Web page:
Whedon managed to get sponsorship for his series, but Day and Evey simply put up a donation button and were shocked when money started trickling in. Between gifts from fans, DVD sales and a partnership with Microsoft’s Xbox, they were able to start paying cast and crewmembers while retaining full ownership and creative control. Day had the freedom to shoot a funny music video for her character Codex, called “Do You Want To Date My Avatar?” and even developed a series of comics with origin stories for each of the guild members through publisher Dark Horse.
For each season of The Guild, Day and Evey increased production values as the show got more ambitious. They do forum posts and little Easter egg videos at WatchTheGuild.com. Season 5 takes place at a sci-fi convention, and the cameos read like a marquee day at Comic Con—Erin Gray (Buck Rogers), Zachary Levi (Chuck), Eliza Dushku (Dollhouse), Kevin Sorbo (Hercules) and comic-book legend Stan Lee are but a few. While Day and Evey still work out of their homes, Knights of Good is currently developing a dozen projects right now, taking what they’ve learned and scaling it.
Day’s most ambitious project to date, though, is Dragon Age: Redemption. She’s brought her laptop to breakfast, to play me the first episode, and it’s a long way from the bedroom web-cam opening of The Guild. Where Cyd Sherman lacked an ounce of self-esteem, the assassin Tallis is more like Cyd’s avatar, Codex. She’s cocky and capable, a bad-ass in leather and steel. She’s also funny in the context of a serious adventure, where Cyd was straight-laced within the confines of a sitcom.
“If you’re familiar with BioWare games,” Day says, “you know that part of the charm of them is the characters are in tense situations, but they still have a sense of humor, like any human would. They have witty one-liners and amusing character interactions, and then they fight people and kill people. So I tried to, again, not only to be faithful to the world and the logic of the world, but be faithful to the tonality of Dragon Age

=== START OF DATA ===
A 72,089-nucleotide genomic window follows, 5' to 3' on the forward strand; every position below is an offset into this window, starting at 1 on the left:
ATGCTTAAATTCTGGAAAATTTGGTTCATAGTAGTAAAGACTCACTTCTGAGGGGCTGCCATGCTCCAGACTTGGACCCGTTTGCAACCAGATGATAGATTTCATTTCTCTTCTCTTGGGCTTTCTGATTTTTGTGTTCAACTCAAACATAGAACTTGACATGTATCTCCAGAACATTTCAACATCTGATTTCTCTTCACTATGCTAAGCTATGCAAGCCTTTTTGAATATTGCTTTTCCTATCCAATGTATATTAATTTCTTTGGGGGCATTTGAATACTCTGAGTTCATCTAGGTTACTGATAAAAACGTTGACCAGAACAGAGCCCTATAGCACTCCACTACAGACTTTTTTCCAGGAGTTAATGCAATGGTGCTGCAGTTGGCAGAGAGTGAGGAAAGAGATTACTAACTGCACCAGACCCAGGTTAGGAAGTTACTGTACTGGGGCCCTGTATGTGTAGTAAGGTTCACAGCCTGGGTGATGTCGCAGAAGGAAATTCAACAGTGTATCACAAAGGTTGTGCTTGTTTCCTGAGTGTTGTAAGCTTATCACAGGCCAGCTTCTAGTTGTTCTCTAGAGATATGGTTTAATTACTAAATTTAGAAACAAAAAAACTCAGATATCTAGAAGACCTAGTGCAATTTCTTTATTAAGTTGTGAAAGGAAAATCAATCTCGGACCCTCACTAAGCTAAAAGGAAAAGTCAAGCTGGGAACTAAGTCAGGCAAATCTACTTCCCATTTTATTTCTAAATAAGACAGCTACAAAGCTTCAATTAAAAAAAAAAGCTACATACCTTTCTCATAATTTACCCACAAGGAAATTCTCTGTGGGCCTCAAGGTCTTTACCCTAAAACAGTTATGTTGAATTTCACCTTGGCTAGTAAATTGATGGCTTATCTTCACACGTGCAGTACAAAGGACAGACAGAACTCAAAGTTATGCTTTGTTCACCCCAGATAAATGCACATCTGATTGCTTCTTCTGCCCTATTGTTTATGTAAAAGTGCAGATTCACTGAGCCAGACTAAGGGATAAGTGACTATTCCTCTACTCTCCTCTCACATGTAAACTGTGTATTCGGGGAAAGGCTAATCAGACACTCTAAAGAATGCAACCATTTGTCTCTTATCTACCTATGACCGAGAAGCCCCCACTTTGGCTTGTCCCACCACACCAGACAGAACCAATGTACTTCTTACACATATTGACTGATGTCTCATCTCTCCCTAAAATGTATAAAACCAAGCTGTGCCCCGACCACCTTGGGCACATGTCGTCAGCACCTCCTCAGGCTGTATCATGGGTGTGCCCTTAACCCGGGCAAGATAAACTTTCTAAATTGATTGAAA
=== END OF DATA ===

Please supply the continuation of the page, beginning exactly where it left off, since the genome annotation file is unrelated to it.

It’s almost Buffy-ish in a way—that’s what Joss Whedon does amazingly. He feels the dramatic stakes but humanizes the characters through their point of view and their humor.”
Tallis will also be making an appearance in the game itself. “I created a character,” she says, her face lighting up, “and the cool thing is the character goes into a piece of videogame content, which is kind of the first time that’s ever been done. When I do something that nobody has ever done before, that’s my personal victory. I don’t really go do Hollywood parties; I don’t get a lot of free things, except for video games, which is awesome. I do it for the self-challenge of it. Can I pull this off? And has it been done before? That’s the thing that I’m the most proud of, that I can open a door to something new and innovative. For some reason that’s what tickled my brain and makes it satisfied.”
Day hasn’t fully given up on old media. The Eureka creators wrote a character specifically for her in a recent eight-episode run, and she was contemplating writing another TV pilot when the folks at BioWare came calling. But she’s content with the smaller scope of web video if it comes with the opportunity to keep trying new things. Knights of Good is looking at bringing on more people, and with those dozen projects ranging from tiny budgets to ideas grander than her Dragon Age series, Day’s level of involvement will vary.
“I really believe in the space,” she says. “I pay my bills, and that’s all I need. I’m not really an extravagant person, so my life is fulfilled by creating things, and whether I’m working with a mainstream studio, or a Microsoft, or I’m just doing it in my house on my own, I believe in the web. [But] obviously, in order to scale and be a human who plays a little bit of video games at night, I can’t do everything anymore.”
Looking back, my first question to Day upon hitting “record” on my iPhone app turns out to have been a really silly one: “Did you know this was what you wanted to do when you were growing up?” I meant, “act, write and tell stories.” But this, the thing that Felicia Day does, didn’t exist when she was growing up, didn’t really exist until she started doing it. She went to L.A. because she wanted a career that was unpredictable, that didn’t have boundaries on where the next five years would take her. She’s certainly found it.